Before COVID-19, a different pandemic was already threatening the lives and well-being of people around the world: violence against women, impacting at least 1 in 3 women and girls. Now, a new report from UN Women, which brings together survey data collected in 13 countries across all regions, confirms the severity of the problem. Despite its persistent prevalence, violence against women is preventable. UN Women experts offer 5 recommendations for action.
Women and Gender Equality
Just as gender-based violence takes on many insidious forms, so does digital gender-based violence: image-based abuse aka non-consensual sharing of intimate images or “revenge porn”, cyberstalking, online harassment, sextortion, online trafficking, doxxing. The perpetrator could be a stranger on another continent or someone next door targeting sexuality against her. Marginalized groups, including people with disabilities and LGBTQI individuals, may be even more vulnerable. UNFPA presents the stories of survivors during the 16-days of activism against gender-based violence campaign.
From 25 November to 10 December, the United Nations is marks the 16 days of activism against gender-based violence under the global theme: “Orange the World: End Violence against Women Now!”
As governments, humanitarian actors, and peacebuilders meet at the UN to discuss the women, peace and security agenda, watch this space for news, updates and voices of women peacebuilders.
War, violent conflict, terrorism and violent extremism have different and devastating consequences for women and girls. In the face of these, women all over the world lead movements to prevent conflict, restore peace and rebuild communities. The women, peace and security agenda was formally established in 2000 by a unanimous Security Council decision. This year’s Security Council’s annual open debate on women, peace and security will focus on investing in the contribution of local women to peacekeeping, peacebuilding and transitional settings during and following UN peace operations.
More than 217 million women and girls in the world who want to avoid getting pregnant aren’t using effective contraceptives. UNFPA helps countries increase access to voluntary family planning.
UN Women is committed to #StayandDeliver in Afghanistan, where recent rollbacks on women’s rights have evoked fear for Afghan women and girls. UN Women Afghanistan Deputy Representative Alison Davidian breaks down this urgent situation, highlighting key areas for action to support the immediate and long-term needs of Afghan women and girls.
UNESCO and the L'Oréal Foundation unveil the winners of this year’s International Prize for Women in Science, which honours five eminent women scientists with exceptional careers from the five regions of the world.
The progress Afghanistan has made in increasing freedom and rights and dramatically lowering maternal mortality must not be erased or eroded. UNFPA is on the ground in Afghanistan working with its partners to ensure access to life-saving reproductive health and protection services at community, village and district levels and in camps. Guided by the humanitarian principles of humanity, neutrality, impartiality and independence, UNFPA is committed to delivering in Afghanistan, with our response grounded in our mission to uphold the rights of girls and women.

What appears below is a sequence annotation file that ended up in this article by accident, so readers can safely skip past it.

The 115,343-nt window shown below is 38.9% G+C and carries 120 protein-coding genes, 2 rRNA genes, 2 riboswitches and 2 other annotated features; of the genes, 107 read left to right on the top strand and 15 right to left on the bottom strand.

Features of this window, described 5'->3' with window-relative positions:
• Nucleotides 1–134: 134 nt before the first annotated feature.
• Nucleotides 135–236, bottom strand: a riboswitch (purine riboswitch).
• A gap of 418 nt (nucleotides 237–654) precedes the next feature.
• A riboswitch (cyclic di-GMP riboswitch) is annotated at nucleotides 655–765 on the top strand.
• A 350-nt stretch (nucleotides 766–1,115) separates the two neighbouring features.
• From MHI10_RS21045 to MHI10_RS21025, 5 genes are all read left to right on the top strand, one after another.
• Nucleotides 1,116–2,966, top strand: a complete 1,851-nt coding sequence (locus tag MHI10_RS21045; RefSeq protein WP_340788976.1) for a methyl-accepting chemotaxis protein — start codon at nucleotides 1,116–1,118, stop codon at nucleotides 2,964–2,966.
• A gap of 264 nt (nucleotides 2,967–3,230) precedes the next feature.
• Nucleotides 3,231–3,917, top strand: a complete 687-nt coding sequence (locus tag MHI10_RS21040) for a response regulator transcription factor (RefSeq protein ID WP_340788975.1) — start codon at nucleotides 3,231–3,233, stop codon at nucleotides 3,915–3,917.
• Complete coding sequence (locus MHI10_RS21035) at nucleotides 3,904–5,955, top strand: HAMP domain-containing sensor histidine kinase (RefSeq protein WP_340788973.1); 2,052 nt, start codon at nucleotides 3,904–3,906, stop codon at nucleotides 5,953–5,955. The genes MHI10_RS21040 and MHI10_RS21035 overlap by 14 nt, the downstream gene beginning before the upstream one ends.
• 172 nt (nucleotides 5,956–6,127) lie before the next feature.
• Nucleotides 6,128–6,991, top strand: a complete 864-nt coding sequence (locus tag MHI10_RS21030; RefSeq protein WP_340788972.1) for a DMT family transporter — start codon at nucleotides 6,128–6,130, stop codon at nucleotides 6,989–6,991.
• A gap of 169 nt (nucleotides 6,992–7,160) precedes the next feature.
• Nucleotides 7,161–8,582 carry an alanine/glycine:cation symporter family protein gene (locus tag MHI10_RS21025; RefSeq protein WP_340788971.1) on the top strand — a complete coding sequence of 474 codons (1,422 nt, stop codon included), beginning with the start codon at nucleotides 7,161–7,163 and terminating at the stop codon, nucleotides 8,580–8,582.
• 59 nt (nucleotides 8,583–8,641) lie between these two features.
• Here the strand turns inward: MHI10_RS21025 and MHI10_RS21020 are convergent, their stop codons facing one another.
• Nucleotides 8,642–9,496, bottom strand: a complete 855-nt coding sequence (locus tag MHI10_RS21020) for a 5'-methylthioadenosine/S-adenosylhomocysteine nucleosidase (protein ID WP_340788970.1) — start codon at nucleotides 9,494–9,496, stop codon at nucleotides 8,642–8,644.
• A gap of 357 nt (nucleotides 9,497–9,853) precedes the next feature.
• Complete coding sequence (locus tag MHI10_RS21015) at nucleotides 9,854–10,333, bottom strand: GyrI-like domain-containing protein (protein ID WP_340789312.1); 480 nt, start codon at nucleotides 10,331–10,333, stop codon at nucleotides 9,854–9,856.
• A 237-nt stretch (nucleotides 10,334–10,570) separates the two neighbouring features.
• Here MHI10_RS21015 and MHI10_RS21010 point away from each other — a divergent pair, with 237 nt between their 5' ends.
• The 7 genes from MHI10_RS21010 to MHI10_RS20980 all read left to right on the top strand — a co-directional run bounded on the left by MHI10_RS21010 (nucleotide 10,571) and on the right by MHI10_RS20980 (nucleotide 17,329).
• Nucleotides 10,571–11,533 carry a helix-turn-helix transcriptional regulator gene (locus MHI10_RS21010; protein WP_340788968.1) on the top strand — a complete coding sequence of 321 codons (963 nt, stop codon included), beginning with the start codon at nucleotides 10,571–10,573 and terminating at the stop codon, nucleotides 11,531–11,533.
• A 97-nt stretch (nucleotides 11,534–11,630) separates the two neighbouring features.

Across all regions, women are paid less than men. The International Equal Pay Day (18 September) represents the longstanding efforts towards the achievement of equal pay for work of equal value. It further builds on the United Nations commitment to human rights and against all forms of discrimination, including discrimination against women and girls. This year’s observance focuses on encouraging efforts of key labour market actors to ensure that equal pay remains central to pandemic responses worldwide and to fully recognize the contributions of women to COVID-19 recovery.
Engaging women and girls to develop safe, inclusive, and accessible public spaces is one of the core principles of UN-Habitat’s global commitment to building better and more resilient cities.
We all have the potential to create meaningful change in the world around us. Whether by educating family and friends, speaking up on social media, challenging stereotypes through creative expression or otherwise, we can each promote gender equality and #ActForEqual every single day. In the run up to the 2021 Generation Equality Forum UN Women asked artists globally to visualize what gender equality means to them and received more than 1000 inspirational submissions from creative advocates all over the world.
Rape is widespread all over the world, and all countries, as well as the UN, need to do more to improve legislation to improve conviction rates and protect women, Dubravka Šimonović, the UN Special Rapporteur on violence against women, its causes and consequences, has told UN News.
In her last report for the UN in the role, entitled: Rape as a grave and systematic human rights violation and gender-based violence against women, Ms. Šimonović, a highly experienced independent human rights expert, calls for governments to ensure that rape laws are in line with international human rights legislation which, she says, has evolved significantly over recent decades.
Speaking to UN News’s Conor Lennon, Ms. Šimonović said that impunity remains a major problem.
UN Women invites women’s and feminist organizations, government and private entities to make bold commitments for equality at the Generation Equality Forum, from 30 June to 2 July.